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Resolution Life fights court ruling over AFCA claim decision 

Resolution Life is challenging a Federal Court decision rejecting its appeal against an Australian Financial Complaints Authority (AFCA) ruling about a gratuitous payment for a total and permanent disability claim.

The insurer said in December it had acknowledged the decision by Justice Angus Steward that month and would make the payment to Gregory Teagle, who submitted the claim on his superannuation-held cover after suffering a spinal injury.

The court was not persuaded by the insurer’s contentions that AFCA “erred in law”, was “legally unreasonable”, made “jurisdictional error” and failed to provide procedural fairness in its determination on the dispute in June.

“Resolution Life confirms that it has appealed the judgment of the Federal Court of Australia,” the insurer said in a statement to on Friday. 

“We are sympathetic to Mr Teagle’s circumstances, noting that the matter is taking some time for all legitimate legal avenues to be explored. As the matter is now before the Full Court of the Australian Federal Court, we are unable to provide any further comment.”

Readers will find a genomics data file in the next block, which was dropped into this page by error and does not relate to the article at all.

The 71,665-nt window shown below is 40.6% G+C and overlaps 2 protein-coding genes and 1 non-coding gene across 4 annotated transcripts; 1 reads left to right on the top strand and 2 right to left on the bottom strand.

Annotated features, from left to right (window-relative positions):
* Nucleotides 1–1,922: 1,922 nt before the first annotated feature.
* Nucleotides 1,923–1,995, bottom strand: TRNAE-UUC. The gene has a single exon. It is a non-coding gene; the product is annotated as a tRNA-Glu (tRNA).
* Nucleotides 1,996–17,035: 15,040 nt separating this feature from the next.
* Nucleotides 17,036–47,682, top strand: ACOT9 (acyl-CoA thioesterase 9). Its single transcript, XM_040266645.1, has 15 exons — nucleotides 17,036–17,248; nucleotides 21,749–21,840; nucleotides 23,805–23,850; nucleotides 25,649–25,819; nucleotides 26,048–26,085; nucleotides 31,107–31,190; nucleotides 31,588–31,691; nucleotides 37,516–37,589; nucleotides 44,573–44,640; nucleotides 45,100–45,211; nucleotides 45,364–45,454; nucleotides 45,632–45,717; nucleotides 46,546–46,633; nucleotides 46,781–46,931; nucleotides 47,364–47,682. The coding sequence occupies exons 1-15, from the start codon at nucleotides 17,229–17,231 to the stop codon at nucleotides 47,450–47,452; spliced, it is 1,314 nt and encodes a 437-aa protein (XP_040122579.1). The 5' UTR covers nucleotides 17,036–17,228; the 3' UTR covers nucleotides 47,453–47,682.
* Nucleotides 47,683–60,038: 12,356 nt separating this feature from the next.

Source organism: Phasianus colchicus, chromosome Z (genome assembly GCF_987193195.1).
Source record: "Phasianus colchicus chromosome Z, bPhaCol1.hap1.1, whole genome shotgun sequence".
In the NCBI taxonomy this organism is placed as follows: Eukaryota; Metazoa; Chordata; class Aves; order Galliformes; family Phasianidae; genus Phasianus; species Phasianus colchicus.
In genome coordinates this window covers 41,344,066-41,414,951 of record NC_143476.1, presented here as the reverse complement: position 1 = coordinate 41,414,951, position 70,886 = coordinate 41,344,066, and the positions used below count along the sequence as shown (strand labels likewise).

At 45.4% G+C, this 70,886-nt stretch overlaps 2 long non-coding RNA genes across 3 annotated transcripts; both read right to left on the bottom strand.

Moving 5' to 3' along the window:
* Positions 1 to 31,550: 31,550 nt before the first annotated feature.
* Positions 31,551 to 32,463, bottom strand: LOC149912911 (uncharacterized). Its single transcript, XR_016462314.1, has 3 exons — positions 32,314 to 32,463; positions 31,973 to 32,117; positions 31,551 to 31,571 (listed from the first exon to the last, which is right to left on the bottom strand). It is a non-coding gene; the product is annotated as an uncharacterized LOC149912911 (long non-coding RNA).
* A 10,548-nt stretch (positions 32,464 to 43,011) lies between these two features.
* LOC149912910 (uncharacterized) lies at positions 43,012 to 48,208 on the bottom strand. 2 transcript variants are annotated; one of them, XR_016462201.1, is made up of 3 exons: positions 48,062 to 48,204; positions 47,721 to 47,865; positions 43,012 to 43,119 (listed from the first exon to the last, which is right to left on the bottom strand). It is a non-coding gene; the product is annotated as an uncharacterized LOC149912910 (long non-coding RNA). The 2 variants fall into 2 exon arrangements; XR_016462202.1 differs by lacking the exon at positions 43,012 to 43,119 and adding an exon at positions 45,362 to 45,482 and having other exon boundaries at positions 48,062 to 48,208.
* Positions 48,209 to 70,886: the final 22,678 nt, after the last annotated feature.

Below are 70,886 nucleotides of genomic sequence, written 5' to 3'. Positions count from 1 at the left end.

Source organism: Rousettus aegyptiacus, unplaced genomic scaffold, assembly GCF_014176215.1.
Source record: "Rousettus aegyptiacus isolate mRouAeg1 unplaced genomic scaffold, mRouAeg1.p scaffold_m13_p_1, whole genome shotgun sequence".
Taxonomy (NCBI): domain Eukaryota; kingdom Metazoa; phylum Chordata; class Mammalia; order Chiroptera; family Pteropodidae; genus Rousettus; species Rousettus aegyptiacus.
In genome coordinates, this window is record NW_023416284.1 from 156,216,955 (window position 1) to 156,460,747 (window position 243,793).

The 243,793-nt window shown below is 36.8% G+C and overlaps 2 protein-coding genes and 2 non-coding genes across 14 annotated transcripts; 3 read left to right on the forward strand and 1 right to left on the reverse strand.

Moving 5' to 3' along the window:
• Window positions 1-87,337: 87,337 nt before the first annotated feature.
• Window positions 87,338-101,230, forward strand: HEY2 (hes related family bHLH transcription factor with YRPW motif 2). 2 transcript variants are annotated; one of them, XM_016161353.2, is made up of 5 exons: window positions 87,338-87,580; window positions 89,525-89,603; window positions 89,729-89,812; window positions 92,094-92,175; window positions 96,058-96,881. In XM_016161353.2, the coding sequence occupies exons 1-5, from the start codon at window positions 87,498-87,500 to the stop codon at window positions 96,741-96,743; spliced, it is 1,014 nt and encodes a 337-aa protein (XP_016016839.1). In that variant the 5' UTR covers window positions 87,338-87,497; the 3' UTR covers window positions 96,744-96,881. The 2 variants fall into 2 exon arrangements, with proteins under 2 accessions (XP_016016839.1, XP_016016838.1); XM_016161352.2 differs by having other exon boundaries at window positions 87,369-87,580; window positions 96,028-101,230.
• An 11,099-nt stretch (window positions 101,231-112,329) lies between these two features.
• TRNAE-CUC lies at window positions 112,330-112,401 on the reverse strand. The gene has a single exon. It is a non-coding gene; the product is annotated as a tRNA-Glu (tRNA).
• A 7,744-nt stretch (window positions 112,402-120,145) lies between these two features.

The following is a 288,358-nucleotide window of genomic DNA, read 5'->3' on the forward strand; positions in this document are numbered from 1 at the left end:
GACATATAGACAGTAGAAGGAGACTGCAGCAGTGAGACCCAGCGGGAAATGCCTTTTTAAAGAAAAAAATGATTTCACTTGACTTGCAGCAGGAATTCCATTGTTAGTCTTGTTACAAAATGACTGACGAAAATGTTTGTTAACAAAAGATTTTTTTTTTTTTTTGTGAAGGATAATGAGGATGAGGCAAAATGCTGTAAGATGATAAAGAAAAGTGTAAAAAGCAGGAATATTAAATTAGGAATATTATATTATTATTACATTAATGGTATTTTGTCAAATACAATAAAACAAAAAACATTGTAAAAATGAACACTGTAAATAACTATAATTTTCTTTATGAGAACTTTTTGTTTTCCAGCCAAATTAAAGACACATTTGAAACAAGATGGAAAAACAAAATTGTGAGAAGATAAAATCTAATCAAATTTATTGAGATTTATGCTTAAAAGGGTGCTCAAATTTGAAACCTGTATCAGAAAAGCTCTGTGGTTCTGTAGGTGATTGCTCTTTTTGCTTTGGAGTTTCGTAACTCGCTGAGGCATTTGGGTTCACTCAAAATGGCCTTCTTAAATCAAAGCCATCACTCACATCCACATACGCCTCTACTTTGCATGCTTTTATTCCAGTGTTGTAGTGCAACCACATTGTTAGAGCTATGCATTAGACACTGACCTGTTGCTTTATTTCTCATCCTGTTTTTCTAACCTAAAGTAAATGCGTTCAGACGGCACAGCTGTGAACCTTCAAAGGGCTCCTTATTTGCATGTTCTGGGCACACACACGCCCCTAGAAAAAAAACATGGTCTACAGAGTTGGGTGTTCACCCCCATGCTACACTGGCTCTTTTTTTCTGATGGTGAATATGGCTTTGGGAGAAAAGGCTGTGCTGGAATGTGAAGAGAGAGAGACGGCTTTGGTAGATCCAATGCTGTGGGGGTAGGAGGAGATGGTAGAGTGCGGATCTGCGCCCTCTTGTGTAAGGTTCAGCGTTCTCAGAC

AFCA decisions are binding, but section 1057 of the Corporations Act states “a party to a superannuation complaint may appeal to the Federal Court, on a question of law” following the ombudsman’s determination.

The authority’s panel initially found in March last year that Resolution Life’s decision not to pay the total and permanent disability benefit was fair and reasonable in the circumstances, as Mr Teagle had a back condition that fell within the policy’s lumbar/sacral spine exclusion.

But Mr Teagle then raised a number of issues and the panel found in June that he had been deprived of a “meaningful” opportunity to have the exclusion reviewed, and that had a material effect on his claim. The authority determined the insurer must make a gratuitous payment to the claimant.